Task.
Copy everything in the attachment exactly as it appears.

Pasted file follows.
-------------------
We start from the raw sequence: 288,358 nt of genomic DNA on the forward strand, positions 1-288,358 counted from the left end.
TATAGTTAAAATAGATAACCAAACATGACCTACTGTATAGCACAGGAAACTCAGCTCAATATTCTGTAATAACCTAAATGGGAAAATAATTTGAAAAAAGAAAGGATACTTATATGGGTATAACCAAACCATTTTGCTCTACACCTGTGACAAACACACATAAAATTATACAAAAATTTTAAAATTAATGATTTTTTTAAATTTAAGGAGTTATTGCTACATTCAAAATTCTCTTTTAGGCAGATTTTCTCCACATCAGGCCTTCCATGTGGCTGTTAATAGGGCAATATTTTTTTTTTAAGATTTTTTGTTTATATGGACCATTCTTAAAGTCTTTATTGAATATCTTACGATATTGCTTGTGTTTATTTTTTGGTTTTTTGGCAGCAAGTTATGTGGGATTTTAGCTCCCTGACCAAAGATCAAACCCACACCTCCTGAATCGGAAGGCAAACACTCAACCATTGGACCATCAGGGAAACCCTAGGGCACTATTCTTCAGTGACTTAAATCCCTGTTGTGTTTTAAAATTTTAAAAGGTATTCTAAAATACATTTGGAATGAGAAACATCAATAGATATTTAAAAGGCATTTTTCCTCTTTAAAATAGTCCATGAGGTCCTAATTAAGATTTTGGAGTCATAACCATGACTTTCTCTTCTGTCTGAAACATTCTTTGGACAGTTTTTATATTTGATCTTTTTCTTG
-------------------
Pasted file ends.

We start from the raw sequence: 288,358 nt of genomic DNA on the forward strand, positions 1-288,358 counted from the left end.
TATAGTTAAAATAGATAACCAAACATGACCTACTGTATAGCACAGGAAACTCAGCTCAATATTCTGTAATAACCTAAATGGGAAAATAATTTGAAAAAAGAAAGGATACTTATATGGGTATAACCAAACCATTTTGCTCTACACCTGTGACAAACACACATAAAATTATACAAAAATTTTAAAATTAATGATTTTTTTAAATTTAAGGAGTTATTGCTACATTCAAAATTCTCTTTTAGGCAGATTTTCTCCACATCAGGCCTTCCATGTGGCTGTTAATAGGGCAATATTTTTTTTTTAAGATTTTTTGTTTATATGGACCATTCTTAAAGTCTTTATTGAATATCTTACGATATTGCTTGTGTTTATTTTTTGGTTTTTTGGCAGCAAGTTATGTGGGATTTTAGCTCCCTGACCAAAGATCAAACCCACACCTCCTGAATCGGAAGGCAAACACTCAACCATTGGACCATCAGGGAAACCCTAGGGCACTATTCTTCAGTGACTTAAATCCCTGTTGTGTTTTAAAATTTTAAAAGGTATTCTAAAATACATTTGGAATGAGAAACATCAATAGATATTTAAAAGGCATTTTTCCTCTTTAAAATAGTCCATGAGGTCCTAATTAAGATTTTGGAGTCATAACCATGACTTTCTCTTCTGTCTGAAACATTCTTTGGACAGTTTTTATATTTGATCTTTTTCTTG